Best Non-Shedding Dog Breeds for Allergies & Asthma

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If you sneeze whenever you're near a dog, you're not alone. According to the Asthma and Allergy Foundation of America, up to 30 percent of Americans are allergic to cats and dogs (although twice as many people are allergic to cats than dogs). Don't let your dog allergy get you down. There are many dog breeds from which to choose that are less likely to trigger your allergies.

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If you are sensitive to pet allergens, you might even have an allergic reaction if there’s no dog around.
Image Credit: beronb/iStock/Getty Images

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Causes of dog allergies

Your immune system's job is to detect foreign substances, such as pathogens, and to protect your body from harmful invaders. If you're allergic to dogs, you have an oversensitive immune system, and it's reacting to a harmless protein found in dog saliva, dander, or urine. Contrary to what you may have heard, pet hair is not an allergen. It can, however, hold allergens, such as dander, dust, and pollen, which may trigger an allergic reaction in a sensitive person.

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The symptoms you have during an allergic reaction are your body's attempt to prevent foreign substances from entering your body. If you are sensitive to pet allergens, you might even have an allergic reaction if there's no dog around. The presence of an allergen on someone's clothing is enough to trigger a reaction.

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Symptoms of a dog allergy

The symptoms a person has when experiencing an allergic reaction depend on what part of the body comes in contact with the allergen. On contact, the allergen triggers an inflammatory response, such as redness, swelling, itchiness, or pain. An inflammatory response causes a variety of symptoms:

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  • Sneezing
  • Itchy nose
  • Itchy eyes
  • Coughing
  • Wheezing
  • Shortness of breath

In particularly sensitive people, inhaling an allergen from a dog could trigger a severe asthma attack or lead to chronic asthma with repeated exposure. If you're one of these people but nothing can come between you and dogs, you might want to look at the best dogs for asthma sufferers.

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Reducing your symptoms

Finding out you're allergic to your dog probably isn't the news for which you hoped, but there are things you can do to reduce your symptoms. First, find out exactly what you're allergic to. There are other things in your house that could trigger allergies, so only focusing on your dog won't do anything to reduce your response to other triggers.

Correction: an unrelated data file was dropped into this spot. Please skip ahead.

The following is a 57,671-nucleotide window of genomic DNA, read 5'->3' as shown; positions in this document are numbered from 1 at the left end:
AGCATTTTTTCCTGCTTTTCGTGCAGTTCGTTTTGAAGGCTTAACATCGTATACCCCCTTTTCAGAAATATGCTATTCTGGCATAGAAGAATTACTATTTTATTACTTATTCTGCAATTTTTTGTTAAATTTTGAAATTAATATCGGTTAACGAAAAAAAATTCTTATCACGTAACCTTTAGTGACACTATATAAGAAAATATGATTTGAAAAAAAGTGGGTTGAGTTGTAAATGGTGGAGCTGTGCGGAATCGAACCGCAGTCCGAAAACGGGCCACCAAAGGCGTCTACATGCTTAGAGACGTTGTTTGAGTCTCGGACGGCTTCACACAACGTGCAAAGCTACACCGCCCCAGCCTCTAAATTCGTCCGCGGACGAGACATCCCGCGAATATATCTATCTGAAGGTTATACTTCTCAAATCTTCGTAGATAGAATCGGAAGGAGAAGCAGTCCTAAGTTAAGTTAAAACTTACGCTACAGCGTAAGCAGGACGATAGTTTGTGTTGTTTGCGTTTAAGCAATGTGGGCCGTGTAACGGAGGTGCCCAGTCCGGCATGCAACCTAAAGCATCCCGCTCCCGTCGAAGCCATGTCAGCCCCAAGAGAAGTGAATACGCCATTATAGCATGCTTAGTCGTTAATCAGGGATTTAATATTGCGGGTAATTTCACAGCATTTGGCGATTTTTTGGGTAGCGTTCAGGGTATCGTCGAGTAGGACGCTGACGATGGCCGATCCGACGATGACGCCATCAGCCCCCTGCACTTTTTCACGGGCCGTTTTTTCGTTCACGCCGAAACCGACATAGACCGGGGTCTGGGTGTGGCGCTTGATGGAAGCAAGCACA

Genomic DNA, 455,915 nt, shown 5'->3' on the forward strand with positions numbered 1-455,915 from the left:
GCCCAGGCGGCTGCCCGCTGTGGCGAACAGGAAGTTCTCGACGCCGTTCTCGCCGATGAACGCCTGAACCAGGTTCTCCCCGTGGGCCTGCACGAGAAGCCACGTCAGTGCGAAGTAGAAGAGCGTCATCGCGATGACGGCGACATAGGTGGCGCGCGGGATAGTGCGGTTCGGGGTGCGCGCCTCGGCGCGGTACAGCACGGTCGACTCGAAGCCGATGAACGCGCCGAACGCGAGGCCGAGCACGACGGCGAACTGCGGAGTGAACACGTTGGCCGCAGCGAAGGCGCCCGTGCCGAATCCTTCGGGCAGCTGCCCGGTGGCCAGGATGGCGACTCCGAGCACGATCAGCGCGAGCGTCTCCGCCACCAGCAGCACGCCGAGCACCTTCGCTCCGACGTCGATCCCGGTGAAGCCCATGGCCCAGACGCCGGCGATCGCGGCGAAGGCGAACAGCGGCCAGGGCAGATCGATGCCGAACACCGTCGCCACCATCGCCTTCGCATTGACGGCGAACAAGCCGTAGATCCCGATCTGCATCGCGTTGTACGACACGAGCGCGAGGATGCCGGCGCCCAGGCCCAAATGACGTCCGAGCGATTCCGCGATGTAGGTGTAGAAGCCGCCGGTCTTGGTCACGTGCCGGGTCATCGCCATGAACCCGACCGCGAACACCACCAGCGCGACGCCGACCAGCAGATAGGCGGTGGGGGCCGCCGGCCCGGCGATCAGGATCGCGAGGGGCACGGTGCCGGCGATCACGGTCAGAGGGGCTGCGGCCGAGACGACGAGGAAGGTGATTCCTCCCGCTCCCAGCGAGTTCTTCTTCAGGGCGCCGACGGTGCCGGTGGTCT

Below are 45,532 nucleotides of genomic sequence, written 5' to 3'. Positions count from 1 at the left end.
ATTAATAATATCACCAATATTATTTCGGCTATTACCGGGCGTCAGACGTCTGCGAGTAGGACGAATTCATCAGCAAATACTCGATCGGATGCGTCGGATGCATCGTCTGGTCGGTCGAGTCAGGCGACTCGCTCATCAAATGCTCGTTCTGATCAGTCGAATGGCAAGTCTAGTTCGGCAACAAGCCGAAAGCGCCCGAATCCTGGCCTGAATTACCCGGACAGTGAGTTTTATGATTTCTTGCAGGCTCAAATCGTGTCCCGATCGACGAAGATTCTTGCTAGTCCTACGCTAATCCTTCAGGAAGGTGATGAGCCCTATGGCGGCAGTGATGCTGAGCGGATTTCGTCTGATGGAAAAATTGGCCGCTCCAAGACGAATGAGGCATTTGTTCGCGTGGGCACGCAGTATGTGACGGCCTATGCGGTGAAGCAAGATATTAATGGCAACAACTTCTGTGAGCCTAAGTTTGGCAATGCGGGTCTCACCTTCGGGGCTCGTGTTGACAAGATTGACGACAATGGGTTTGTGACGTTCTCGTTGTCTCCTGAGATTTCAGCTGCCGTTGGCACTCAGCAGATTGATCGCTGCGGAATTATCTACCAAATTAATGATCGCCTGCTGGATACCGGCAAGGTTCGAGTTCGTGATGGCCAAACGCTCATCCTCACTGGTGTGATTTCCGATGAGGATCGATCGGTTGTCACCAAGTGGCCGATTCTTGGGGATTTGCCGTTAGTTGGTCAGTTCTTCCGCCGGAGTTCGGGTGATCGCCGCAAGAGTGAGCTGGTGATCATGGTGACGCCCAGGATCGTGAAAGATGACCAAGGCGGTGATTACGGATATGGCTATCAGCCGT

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Make your bedroom a no-dog zone. Most people spend at least a third of their life in their bedroom, so if you're going to have a place in your home that's free from allergens, the bedroom is a good choice. Use a HEPA air purifier in your home. It can help remove impurities from the air, including pet allergens. Clean your home frequently, including carpets and curtains to which pet dander can cling.

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Ask your vet how often you can safely bathe your dog. Frequent bathing reduces how much hair your dog can shed around your home. If there's concern about stripping your dog's lipid barrier, regular brushing should help minimize shedding. Consider treatments to reduce your response to allergens, such as oral antihistamines, steroidal nasal sprays, or immunotherapeutic injections.

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Best dog breeds for allergies

While some breeds might be less likely to trigger a person's allergies and some people might only be sensitive to some breeds, there is really no such thing as a hypoallergenic dog breed. If you're allergic to dogs, you might have better luck with one of the best low-shedding or non-shedding dog breeds:

  • Poodle
  • Yorkshire terrier
  • Maltese
  • Bichon frise
  • Schnauzer
  • American hairless terrier
  • Chinese crested
  • Irish water spaniel
  • Portuguese water dog
  • Soft-coated wheaten terrier

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